Book Report: The Filmmaker’s Handbook, by Ascher and Pincus

Whether you’re an old hand at filmmaking or a rank beginner you’ll find much to inform you in Steven Ascher and Edward Pincus’s tome, nearly two inches thick, The Filmmaker’s Handbook:  A Comprehensive Guide for the Digital Age. Having posted several dozen videos at YouTube I came to realize how pitifully little I knew about the art and craft of filmmaking, so I was delighted to find this resource.

the Filmmaker's Handbook picThe authors write cogently, and in a clear style fortunately, for there are many details to absorb.  There is so much breadth to the work that readers will want to browse and study just what speaks to their own needs and interests.  Although the title mentions the digital age, there’s a surprising amount of material here for filmmakers who still shoot and edit film.  I found those sections interesting from an historical standpoint, but skimmed them, because all my eggs are in the digital basket.

Here are a few specific and valuable things I learned from Ascher and Pincus:

 

  • I learned what NLE means:  non linear editor.  Filmmakers using celluloid edited linearly, splicing one piece of film to the next.  However, with a digital, non-linear editor one can experiment with many possibilities of combining the source material.  The source files themselves are not changed by one’s editing choices.  The editor merely gives directions about which portions of the source files are to be played, when, and how.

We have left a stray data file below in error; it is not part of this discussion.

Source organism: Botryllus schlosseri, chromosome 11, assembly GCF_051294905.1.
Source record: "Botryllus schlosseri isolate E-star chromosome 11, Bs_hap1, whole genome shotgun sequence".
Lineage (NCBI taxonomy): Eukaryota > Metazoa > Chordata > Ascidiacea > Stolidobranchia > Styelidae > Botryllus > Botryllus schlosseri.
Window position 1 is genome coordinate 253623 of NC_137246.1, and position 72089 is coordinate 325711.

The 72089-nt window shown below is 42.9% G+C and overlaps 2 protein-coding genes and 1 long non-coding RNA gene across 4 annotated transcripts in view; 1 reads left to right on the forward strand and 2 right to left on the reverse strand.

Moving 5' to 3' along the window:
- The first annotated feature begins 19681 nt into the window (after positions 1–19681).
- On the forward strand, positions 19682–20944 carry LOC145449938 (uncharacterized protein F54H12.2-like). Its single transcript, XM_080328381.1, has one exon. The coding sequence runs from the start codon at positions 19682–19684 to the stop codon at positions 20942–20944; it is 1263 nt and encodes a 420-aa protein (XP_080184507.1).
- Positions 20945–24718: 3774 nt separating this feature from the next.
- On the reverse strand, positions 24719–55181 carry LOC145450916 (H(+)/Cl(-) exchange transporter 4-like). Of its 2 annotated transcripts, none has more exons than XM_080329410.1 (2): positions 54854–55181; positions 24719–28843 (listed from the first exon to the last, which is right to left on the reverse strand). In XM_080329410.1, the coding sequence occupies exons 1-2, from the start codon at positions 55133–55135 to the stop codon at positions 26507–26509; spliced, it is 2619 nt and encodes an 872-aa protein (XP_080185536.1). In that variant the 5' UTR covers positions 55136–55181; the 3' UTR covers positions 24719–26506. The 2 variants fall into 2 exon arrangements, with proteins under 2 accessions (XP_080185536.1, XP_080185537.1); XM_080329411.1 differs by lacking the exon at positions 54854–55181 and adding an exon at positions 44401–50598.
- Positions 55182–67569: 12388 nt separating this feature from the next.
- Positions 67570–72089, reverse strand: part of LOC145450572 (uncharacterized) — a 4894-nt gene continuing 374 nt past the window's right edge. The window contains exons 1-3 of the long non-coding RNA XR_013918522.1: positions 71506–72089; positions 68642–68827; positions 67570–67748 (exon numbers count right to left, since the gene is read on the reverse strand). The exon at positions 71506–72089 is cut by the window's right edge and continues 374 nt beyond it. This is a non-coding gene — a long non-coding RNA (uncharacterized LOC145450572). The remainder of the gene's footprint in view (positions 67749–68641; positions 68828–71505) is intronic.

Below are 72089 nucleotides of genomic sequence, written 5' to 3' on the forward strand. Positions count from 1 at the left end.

• One’s editing application (the NLE) will run faster if one stores the source files on a hard disk other than the one where the NLE is installed.  I put an extra internal disk in my computer and keep nothing there but my video resource files.  Fewer crashes now when I edit.  Hooray!
  • I learned that to make editing easier one can down-convert high definition video files to standard definition ones. Standard definition files aren’t so severely compressed, so they can be edited more easily on average computers that don’t have adequate power to decompress files quickly.  I haven’t tried this, but the authors say that the look of down-converted HD files is not appreciably worsened.
  • I learned how complex and important sound editing is.  A good way to mix sound, the book notes, is to lay down many tracks, “checker boarding” the content so that one can see the texture of the mix just by looking at the layout of tracks.
  • I learned some tips for getting good sound in my videos, even without spending a lot. Having learned about “dead cats,” those furry wind jackets that one slips over the end of a video microphone, I went to the crafts store, bought some fake fur, and made one myself.  It works!
  • I learned how to use long shots, medium shots, and close shots to situate my stories, introduce subjects and interview them capably.

Well, that’s just a small sampling of the treasures in this book.  Because it’s so detailed, I found it made for great bedtime reading.  A few pages and I was out.  Think of the things I could have learned from it reading wide awake!

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